Ending and Beginning

Wow! I can’t believe that GMI is coming to a close. It’s been one of the best years of my life! At times it’s been hard, grueling, stressful, frustrating, challenging, but it’s also been rewarding, exciting, adventurous, triumphant, and exhilarating. It’s been quite the ride! A year ago, I could never have imagined the lessons I’ve learned, the people I’ve met, and the things I’ve done in GMI. It’s been awesome!

Triumph of Consultika

We completed all of the paperwork during our recent visit to Costa Rica for Consultika’s clinical trial. After three days of meetings, many hours of revising the papers, some POPS ice cream for energy, and almost two hours of signing documents, we left two giant stacks of paperwork on Dr. Vargas’ desk for submission to the Costa Rican government who will review them, ask for changes, and hopefully approve our clinical trial for Consultika. I’ve learned so much with this project, more than just the paperwork and planning that a clinical trial requires. I’ve learned how to collaborate across cultures and barriers, how to get help from mentors, how to test and improve ideas, how to create an app, and the importance of telemedicine, which I believe is the future of medicine. The revolution is coming, indeed it’s already here, that when you’re sick, you won’t go to the doctor’s office, you’ll video-chat with your doctor instead. Your doctor will send you exactly what you need and tell you to stay home and rest, which is exactly what you want to do anyway. Consultika is a small part of this revolution.

Signing Consultika’s Clinical Trial Paperwork with Dr. Vargas in Costa Rica

Lessons Learned

I’ve learned so much this year that I can’t possibly fit it into one blog post, so here are some of the highlights:

  • Design is a team process. It starts with finding a need, then validation, ideation, prototype creation, testing, iterating, getting user feedback, and finally the idea is somewhat ready for market. Design is not an activity that one can do in an evening, or alone. Design takes a team that has different perspectives and skills; design takes hard work and time.
  • Working on a high-functioning team is heaven. Working with my fellow GMIers, I felt like we were all part of the same organism at times. Sometimes we seemed to be psychic; we were all on exactly the same page. I never worried about someone failing in their commitments or not completing their share of the work. You guys are awesome!
  • Need validation is key to impactful innovation. Just inventing something doesn’t usually work, but filling a verified need will help your product take off. Need validation is hard work and requires lots of interviews, research, and observations. But once you find the right one, you’re ready to blast off to the moon.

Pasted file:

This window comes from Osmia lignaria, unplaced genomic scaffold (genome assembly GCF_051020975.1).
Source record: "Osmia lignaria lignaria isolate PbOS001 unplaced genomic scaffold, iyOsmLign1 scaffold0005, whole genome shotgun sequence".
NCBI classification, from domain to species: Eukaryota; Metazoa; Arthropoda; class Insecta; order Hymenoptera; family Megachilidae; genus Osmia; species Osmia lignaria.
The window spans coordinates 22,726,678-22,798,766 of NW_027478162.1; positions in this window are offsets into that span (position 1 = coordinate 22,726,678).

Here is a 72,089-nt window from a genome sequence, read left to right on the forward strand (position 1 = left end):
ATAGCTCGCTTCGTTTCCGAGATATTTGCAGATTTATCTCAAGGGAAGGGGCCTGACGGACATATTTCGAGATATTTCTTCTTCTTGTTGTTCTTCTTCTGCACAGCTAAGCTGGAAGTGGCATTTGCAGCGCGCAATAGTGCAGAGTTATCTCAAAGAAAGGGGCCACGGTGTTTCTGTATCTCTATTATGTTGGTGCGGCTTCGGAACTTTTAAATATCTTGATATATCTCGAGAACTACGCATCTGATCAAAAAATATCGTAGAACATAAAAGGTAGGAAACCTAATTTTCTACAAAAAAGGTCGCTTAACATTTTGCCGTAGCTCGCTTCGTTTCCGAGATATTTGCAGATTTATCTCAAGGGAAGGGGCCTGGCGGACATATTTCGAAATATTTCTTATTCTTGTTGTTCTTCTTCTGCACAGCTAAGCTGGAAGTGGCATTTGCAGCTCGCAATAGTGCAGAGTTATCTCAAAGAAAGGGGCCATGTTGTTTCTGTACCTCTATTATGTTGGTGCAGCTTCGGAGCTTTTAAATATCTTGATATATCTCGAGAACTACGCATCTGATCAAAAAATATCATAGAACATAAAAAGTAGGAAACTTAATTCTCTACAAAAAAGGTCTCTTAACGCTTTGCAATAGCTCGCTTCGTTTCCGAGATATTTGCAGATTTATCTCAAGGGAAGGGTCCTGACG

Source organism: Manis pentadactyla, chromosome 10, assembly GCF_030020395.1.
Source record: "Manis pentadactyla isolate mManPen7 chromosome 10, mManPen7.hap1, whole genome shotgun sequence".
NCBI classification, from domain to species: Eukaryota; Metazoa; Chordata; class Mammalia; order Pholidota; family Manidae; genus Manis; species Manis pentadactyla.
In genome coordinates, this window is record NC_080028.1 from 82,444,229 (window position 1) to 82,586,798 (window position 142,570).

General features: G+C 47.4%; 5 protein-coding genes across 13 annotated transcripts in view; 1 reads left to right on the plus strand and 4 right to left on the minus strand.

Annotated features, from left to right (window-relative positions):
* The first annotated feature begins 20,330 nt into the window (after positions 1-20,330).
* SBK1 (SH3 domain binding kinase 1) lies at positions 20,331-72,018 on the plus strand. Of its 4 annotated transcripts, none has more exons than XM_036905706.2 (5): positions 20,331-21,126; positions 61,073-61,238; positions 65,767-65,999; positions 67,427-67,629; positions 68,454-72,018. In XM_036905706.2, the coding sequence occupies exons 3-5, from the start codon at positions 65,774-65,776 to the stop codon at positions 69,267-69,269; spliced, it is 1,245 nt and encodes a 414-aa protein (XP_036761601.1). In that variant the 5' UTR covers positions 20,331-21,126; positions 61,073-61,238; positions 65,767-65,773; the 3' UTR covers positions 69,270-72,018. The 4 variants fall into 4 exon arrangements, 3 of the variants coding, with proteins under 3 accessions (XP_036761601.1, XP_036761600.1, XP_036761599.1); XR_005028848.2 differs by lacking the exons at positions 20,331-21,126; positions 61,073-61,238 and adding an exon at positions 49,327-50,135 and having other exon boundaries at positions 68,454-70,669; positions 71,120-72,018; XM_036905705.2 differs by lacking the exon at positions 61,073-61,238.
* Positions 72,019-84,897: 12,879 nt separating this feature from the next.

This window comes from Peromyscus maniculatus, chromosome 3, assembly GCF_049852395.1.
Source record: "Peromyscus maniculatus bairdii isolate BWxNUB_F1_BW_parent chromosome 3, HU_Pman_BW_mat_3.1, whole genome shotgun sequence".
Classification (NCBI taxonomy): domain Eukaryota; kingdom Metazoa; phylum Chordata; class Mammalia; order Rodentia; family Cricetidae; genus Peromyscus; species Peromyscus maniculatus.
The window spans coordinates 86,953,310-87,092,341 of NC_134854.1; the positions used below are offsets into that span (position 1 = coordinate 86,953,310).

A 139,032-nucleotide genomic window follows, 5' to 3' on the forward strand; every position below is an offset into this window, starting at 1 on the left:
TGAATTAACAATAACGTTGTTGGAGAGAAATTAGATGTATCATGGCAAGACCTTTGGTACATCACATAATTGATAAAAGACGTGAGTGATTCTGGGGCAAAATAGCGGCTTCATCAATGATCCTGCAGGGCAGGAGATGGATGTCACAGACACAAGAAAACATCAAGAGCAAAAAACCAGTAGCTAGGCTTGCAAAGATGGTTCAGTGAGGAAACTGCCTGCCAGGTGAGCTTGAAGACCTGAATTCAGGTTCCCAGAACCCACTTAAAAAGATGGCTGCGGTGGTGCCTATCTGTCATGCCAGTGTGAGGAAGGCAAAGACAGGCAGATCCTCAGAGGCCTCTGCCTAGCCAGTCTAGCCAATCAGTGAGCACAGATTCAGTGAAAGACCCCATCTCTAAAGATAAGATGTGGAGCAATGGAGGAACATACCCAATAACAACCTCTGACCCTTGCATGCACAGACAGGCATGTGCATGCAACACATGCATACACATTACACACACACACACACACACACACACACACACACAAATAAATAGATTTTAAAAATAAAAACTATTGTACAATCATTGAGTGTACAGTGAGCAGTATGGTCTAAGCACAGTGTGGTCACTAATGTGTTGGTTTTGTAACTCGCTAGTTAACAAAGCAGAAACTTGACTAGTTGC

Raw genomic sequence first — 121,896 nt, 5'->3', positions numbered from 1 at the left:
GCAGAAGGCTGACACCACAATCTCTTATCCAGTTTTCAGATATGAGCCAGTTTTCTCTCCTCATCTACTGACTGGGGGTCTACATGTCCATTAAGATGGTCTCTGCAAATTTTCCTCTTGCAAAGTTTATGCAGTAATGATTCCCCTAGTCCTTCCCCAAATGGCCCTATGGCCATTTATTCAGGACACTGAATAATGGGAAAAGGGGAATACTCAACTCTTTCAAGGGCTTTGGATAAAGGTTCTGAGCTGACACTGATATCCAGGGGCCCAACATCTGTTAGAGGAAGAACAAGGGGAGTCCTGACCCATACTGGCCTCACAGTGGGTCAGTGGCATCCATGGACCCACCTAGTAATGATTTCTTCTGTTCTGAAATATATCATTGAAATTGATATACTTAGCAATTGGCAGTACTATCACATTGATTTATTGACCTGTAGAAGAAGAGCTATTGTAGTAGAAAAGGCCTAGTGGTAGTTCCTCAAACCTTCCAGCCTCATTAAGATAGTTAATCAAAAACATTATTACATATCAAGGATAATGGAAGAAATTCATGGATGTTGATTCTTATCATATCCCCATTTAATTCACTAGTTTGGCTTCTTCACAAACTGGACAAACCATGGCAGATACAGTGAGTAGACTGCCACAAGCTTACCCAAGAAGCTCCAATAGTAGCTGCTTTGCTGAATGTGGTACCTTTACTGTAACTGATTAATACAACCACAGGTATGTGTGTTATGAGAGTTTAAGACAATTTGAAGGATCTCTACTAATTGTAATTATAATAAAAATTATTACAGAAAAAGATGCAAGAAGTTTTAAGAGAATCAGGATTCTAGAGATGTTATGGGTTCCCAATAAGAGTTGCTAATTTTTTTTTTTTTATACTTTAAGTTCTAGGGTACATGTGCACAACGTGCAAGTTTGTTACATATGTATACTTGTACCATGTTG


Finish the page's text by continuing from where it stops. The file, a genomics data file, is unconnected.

• Sometimes you have pivot on a project. As much as I liked some ideas and projects, as soon as we discovered that they weren’t feasible (for reasons such as technology deficits, limited resources, or no true need), we had to kill them. Sometimes it was hard, but killing a failing project freed us to pursue successful ones.
  • Research articles are actually helpful. I once thought reading research articles was a waste of time (I never touched one in my undergrad). But they contain such a wealth of information that several of my projects this year would have flopped without them.
  • Working in the medical device industry is my passion. From classes to internships, from prototyping to presentations, I have loved every part of designing medical devices. Before starting GMI, I didn’t know if I would even like this industry due to my limited experience with it. But I love it more and more each day.

Aller-G’s team, just one of the many projects I got to work on this year and an example of a high-functioning team.

Thank you

There are several people whom I wish to thank. All that I’ve learned and accomplished this year would not have been possible without you.

Dr. Richardson, thank you so much for mentoring me this year. Thank you for your guidance and help on everything from projects to jobs. Thank you for your advice and insights into the medical device industry and the way you gently nudged me to find my own answers instead of imposing your own. You truly are amazing; I wish you all the best!

Sheretta, thank you for keeping GMI running smoothly this year. You hold GMI together in so many ways. Since we met last spring, you have always been positive and willing to help in anything, no matter how odd the request or how short notice, from planning travel to ordering supplies. Thank you for everything!
My Costa Rican mentors, thank you so much for all your support this year with Consultika. Thank you for your patience with me and your willingness and availability to help. I learned so much from you. Thank you all!

My Costa Rican mentors, thank you all so much!

My fellow GMIers, you guys are awesome. It’s been an honor to live, work, and play with you for the last year. You guys made this year great, and I’m filled with sorrow when I think that we will soon be parting ways. I wish you all the best and I know we’ll keep in touch!

The whole crew, I’m going to miss you all!

 

Next is working for Stryker in Kalamazoo, MI

Until next time

As this year wraps up, I’m beginning to prepare for the next stage in my life. I am very excited to start working at Stryker in Kalamazoo, Michigan in their engineering rotational program. I will spend the next two years in four different job functions working on orthopedic devices and instruments.

Knowing that I will continue on my journey deep into the medical device industry, keeping a focus on Global Medical Innovations, I know it is not “goodbye” but merely, “until next time.” Thank you for journeying with me through my blog this past year, and I look forward to reading the GMI blogs from now on instead of writing them.

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